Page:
PS 41 School Garden, New York City

Photo courtesy of our friends at PS-41 in New York City. Students study plants on their rooftop garden.

In celebration of Farm to School month, we’d like to focus on an integral part of farm to school programs: school gardens. Follow our step-by-step guide from gaining school approval to integrating lesson plans. School gardens offer a multitude of educational opportunities and health benefits, including building food literacy, enhancing fruit and vegetable consumption in children, improving physical activity, forming positive relationships, and promoting environmental stewardship.

1. Start small

Starting small will give everyone time to “test drive” the garden. It will also give you the opportunity to make sure it’s manageable. Don’t worry, there’s always room to grow.

2. Make a plan

There are many important aspects to consider when planning for your school garden. But first, focus on the basics. Be able to answer the following questions:

What purpose will your garden serve?

Your school garden could have many purposes. It could be a source of food production, assist in education or offer students a safe activity after school. Assess your school’s need and offer a solution.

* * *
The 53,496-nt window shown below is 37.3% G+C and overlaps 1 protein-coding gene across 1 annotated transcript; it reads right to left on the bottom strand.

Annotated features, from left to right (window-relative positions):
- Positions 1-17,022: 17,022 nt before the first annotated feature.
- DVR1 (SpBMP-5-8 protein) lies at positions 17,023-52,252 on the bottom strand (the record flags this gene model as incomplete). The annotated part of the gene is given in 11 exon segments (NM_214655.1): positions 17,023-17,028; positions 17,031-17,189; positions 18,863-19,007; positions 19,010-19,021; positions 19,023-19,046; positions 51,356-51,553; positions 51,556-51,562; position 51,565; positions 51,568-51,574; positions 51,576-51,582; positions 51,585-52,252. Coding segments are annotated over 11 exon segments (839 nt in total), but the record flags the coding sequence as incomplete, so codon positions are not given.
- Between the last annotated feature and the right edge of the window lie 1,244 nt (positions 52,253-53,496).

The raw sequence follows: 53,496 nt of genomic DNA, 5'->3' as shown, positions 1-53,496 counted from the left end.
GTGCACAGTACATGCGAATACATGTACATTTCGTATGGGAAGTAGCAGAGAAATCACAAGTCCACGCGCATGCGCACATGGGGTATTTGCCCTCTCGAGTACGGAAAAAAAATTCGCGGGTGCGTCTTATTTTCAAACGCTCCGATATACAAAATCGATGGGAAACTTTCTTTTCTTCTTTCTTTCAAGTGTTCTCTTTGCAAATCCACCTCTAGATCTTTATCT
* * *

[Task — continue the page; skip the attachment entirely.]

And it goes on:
Who will plan and maintain the garden?

Before you build, develop a thorough plan for keeping the garden tended. Be sure to consider the summer months when school is out.

How will the garden be funded?

Donations, grants and fundraising events could all be a source of funding for your garden. Request school administrators and parent groups for contributions from their budgets. Local partnerships with businesses can help gain access to resources and materials.

3. Grow support

Before you grow your garden, grow support. Ensure that you have administrative approval, teacher’s commitment, maintenance staff’s logistical support, and the encouragement of parents and the community.

4. Include the kids!

The planning and approval stage can be filled with logistics. But ultimately, a school garden is for the students. Look for ways to include them in the process. For example, ask students to envision what your garden will look like. Have students submit drawings and hold a contest.

Once you’ve completed these steps, you’re now ready to approach your school for the necessary approval. Click here for Starting a School Garden Part 2, where we’ll be discussing supplies.

More resources for starting a school garden:
Farm to School Garden Fact Sheet
Let’s Move School Garden Check List

Read the full Starting a School Garden Series here.